There is no demand or need for privatisation of the electricity industry in Scotland. Such alterations as may be required could be done by restructuring the present industry. It would also be instructive if the Government could give chapter and verse as to representations received by them prior to the publication of the White Paper, not after the publication of the White Paper when people are forced into consultation. What representations were received before the White Paper was published from producers, and consumers of energy in Scotland and from the workforce in the electricity industry?

Was there a demand for privatisation as the only answer to problems in the industry? No industry is without its problems from time to time. What consultations took place with the Scottish boards before the White Paper was produced? There is a world of a difference between consulting once a decision to privatise has been made and a general consultation to identify existing problems in the industry in order to try to rectify them. Now the boards can only make the best of a bad job in this respect.

It is accepted by the Government that in Scotland there is a high standard of service at reasonable cost. If that is so, why is privatisation so urgently necessary to achieve in Scotland higher standards, greater efficiency and greater job satisfaction? Is this a formula produced by the boards in consultation? Is it a demand from the workers, the unions or the customers? Are the present boards, the workers in the industry and the customers fretting and waiting for the Bill to become law so that they can see a revolutionised electricity industry in Scotland? The answer to that question, I suspect, is again in the negative.

I find intriguing the question of job satisfaction. Job satisfaction is an element founded upon by the Government as being a justification for privatisation. I regard the approach to job satisfaction in the electricity industry as an insult to the diligent workers and engineers who in all weathers and at all hours, especially in terrible winter conditions, turn out with a degree of dedication, courage and application which probably surpasses that of any other industry in the country. I have had the benefit of that service in the Hebrides. At three o'clock in the morning, with a blizzard blowing, an engineer has turned out to try to put the power back on. The noble Lord, Lord Sanderson, may have had a similar experience on his Hebridean journeys when he has ventured there during the winter months. How will the Bill give that type of worker greater job satisfaction? Will he be a better and more eager worker merely because his industry is privatised and because he holds a few shares in it? This is a nonsensical political platitude which demonstrates the obsession of the Government with privatisation of anything that might generate profit.

Perhaps when he comes to reply the noble Lord will tell the House on what research this whole project is based. No mention is made in the White Paper of the sources of research. It would be interesting to know what research was done. It would be helpful if before the Committee stage the Government could publish details of the research that was carried out before the White Paper was written. It would also be useful to know what factual basis there is for the view that there will be—I note the words used by the Government in anticipation; it is not that "there might be"—greater efficiency and downward pressure on prices. On what is that based, or is it an expression of hope and anticipation rather than being based on fact?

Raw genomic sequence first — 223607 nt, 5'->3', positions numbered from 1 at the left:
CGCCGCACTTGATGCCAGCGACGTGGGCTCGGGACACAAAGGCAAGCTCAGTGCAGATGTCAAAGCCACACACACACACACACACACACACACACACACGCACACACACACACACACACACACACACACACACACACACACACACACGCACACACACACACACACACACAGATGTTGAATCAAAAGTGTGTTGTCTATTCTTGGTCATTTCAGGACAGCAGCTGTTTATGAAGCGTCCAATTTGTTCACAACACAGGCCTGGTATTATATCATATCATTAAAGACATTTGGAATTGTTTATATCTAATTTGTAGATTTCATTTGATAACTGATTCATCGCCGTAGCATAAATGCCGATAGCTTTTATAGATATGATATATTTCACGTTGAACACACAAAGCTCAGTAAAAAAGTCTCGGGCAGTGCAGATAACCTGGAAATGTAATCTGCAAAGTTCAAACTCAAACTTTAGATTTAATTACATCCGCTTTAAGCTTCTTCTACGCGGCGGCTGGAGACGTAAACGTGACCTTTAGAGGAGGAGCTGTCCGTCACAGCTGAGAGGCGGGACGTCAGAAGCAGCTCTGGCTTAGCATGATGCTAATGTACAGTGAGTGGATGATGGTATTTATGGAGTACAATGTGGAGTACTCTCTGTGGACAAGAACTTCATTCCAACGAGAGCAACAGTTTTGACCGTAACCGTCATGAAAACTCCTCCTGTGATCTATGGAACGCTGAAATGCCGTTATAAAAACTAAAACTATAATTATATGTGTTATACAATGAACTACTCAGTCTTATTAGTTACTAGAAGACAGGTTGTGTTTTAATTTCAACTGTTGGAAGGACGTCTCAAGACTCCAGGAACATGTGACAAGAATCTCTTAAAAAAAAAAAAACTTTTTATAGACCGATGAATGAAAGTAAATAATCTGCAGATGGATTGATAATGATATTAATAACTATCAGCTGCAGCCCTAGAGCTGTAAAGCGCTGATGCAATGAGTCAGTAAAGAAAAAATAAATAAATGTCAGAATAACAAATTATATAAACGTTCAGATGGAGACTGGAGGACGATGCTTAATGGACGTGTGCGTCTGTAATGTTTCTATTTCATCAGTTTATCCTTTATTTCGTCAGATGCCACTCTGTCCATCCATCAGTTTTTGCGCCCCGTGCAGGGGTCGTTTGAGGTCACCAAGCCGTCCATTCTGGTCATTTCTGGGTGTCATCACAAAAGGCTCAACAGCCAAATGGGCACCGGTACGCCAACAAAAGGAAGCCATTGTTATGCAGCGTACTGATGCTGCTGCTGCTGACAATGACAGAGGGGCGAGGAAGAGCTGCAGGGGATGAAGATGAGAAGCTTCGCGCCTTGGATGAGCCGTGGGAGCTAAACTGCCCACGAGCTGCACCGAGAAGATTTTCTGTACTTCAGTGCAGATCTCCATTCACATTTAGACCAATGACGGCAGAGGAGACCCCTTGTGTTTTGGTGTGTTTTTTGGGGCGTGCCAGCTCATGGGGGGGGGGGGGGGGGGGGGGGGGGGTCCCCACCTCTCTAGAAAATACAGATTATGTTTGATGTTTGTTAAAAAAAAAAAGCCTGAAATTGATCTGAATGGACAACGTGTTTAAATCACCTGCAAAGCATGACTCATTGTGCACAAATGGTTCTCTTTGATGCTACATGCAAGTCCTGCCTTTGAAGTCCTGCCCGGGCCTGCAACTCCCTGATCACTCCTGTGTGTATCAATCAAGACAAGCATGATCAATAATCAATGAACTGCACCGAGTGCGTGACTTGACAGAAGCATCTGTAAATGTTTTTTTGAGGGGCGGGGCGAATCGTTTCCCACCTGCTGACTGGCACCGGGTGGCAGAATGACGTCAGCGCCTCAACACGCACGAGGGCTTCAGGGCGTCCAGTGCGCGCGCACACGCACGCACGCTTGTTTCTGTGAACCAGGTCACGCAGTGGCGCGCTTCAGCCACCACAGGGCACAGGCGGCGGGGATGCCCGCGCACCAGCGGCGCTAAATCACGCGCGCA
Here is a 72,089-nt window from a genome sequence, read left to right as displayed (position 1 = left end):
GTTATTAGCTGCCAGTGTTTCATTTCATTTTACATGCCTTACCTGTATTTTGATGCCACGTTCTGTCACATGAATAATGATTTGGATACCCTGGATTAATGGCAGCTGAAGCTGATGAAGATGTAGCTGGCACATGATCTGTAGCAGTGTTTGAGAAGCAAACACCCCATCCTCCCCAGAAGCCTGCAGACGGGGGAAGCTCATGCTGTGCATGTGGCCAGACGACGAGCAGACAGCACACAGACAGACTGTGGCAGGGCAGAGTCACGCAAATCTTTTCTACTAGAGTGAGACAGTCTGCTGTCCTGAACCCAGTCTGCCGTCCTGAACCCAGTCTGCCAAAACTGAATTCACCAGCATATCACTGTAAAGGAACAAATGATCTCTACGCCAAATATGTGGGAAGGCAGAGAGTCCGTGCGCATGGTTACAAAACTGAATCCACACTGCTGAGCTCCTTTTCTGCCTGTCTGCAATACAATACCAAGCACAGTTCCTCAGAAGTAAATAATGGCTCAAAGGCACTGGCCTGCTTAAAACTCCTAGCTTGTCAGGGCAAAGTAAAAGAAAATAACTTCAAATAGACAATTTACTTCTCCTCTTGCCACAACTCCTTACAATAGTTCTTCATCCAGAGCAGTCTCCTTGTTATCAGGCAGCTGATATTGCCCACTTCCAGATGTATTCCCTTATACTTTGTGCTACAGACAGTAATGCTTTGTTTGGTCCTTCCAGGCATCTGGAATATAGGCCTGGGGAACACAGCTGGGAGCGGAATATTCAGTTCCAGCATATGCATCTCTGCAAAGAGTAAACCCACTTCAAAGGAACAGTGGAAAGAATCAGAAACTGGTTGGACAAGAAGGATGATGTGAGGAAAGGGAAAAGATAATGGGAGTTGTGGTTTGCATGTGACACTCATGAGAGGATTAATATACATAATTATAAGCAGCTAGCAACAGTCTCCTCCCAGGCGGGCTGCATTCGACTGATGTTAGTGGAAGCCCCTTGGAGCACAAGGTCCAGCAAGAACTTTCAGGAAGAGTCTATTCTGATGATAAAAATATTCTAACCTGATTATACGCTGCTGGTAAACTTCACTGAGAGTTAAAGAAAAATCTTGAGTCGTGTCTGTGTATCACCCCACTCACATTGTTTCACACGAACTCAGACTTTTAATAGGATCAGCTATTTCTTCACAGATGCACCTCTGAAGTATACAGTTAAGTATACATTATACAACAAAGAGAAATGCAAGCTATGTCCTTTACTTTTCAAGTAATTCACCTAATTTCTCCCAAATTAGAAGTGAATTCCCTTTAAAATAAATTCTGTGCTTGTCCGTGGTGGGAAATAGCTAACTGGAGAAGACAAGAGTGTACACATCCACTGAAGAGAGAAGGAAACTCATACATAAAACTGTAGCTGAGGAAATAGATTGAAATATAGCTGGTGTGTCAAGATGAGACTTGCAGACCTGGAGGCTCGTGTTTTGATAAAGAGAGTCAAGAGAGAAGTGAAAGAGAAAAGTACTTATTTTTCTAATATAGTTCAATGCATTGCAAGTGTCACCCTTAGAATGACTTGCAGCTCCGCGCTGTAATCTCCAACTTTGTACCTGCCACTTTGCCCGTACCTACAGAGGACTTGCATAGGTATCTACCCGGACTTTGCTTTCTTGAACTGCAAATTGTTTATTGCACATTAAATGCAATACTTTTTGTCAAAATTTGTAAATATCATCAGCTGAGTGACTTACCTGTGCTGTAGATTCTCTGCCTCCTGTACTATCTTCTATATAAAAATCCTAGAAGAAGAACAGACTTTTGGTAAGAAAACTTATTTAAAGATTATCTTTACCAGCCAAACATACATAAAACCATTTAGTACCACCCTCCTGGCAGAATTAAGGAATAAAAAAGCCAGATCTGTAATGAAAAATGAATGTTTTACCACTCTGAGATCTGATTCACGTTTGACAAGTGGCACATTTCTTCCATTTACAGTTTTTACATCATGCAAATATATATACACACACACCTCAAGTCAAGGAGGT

Privatisation is not necessary for the Scottish electricity industry. The Bill should not apply to Scotland. However, if the Government are determined to apply the Bill to Scotland we shall have to make the best of it in Committee and get on with the job of impoving it.

The final structure of the Bill will be one which gives a privatised industry a clean financial start and underwrites it against unexpected or unusual circumstances in the future. That does not reflect the ethos of the market place, in which risk allied to judgment and the input of private money with the aim of making profit prevail.

Private industry will reap the profit while it can, but in the end, because of the nature and importance of the industry, the Government have to keep a finger in the pie and control what the new companies are doing. They know that they have to do that. This Government in presenting this Bill are behaving like a heavily blinkered horse which is only allowed to see ahead in the race towards the winning post and is compelled to ignore the events round about it, particularly when it is bumped by other horses. I suspect that this Bill has indeed suffered a few bumps from some unexpected quarters in the course of this debate.

This Government should have the courage to take the blinkers off now, take this Bill away, reassess the whole issue of privatisation and let the nation keep and improve these valuable national assets.

Lord Ferrier

My Lords, before the noble Lord sits down, I think it fair to say that much of what he has said about Scotland is not altogether acceptable to all Scotsmen. We shall hear what the noble Lord, Lord Sanderson, has to say when the lime comes and again at the Committee stage when we come to Schedule 9.

7.10 p.m.

Baroness Oppenheim-Barnes

My Lords, I must first declare my interest as chairman of the National Consumer Council. Consumers of goods and services when dealing with monopoly suppliers are at a great disadvantage. When they are dealing with monopoply suppliers of essential utilities, suppliers of their basic needs, the disadvantage is even greater. But worst of all is the position of the captive consumer dealing with a monopoly supplier of his essential needs in the public sector.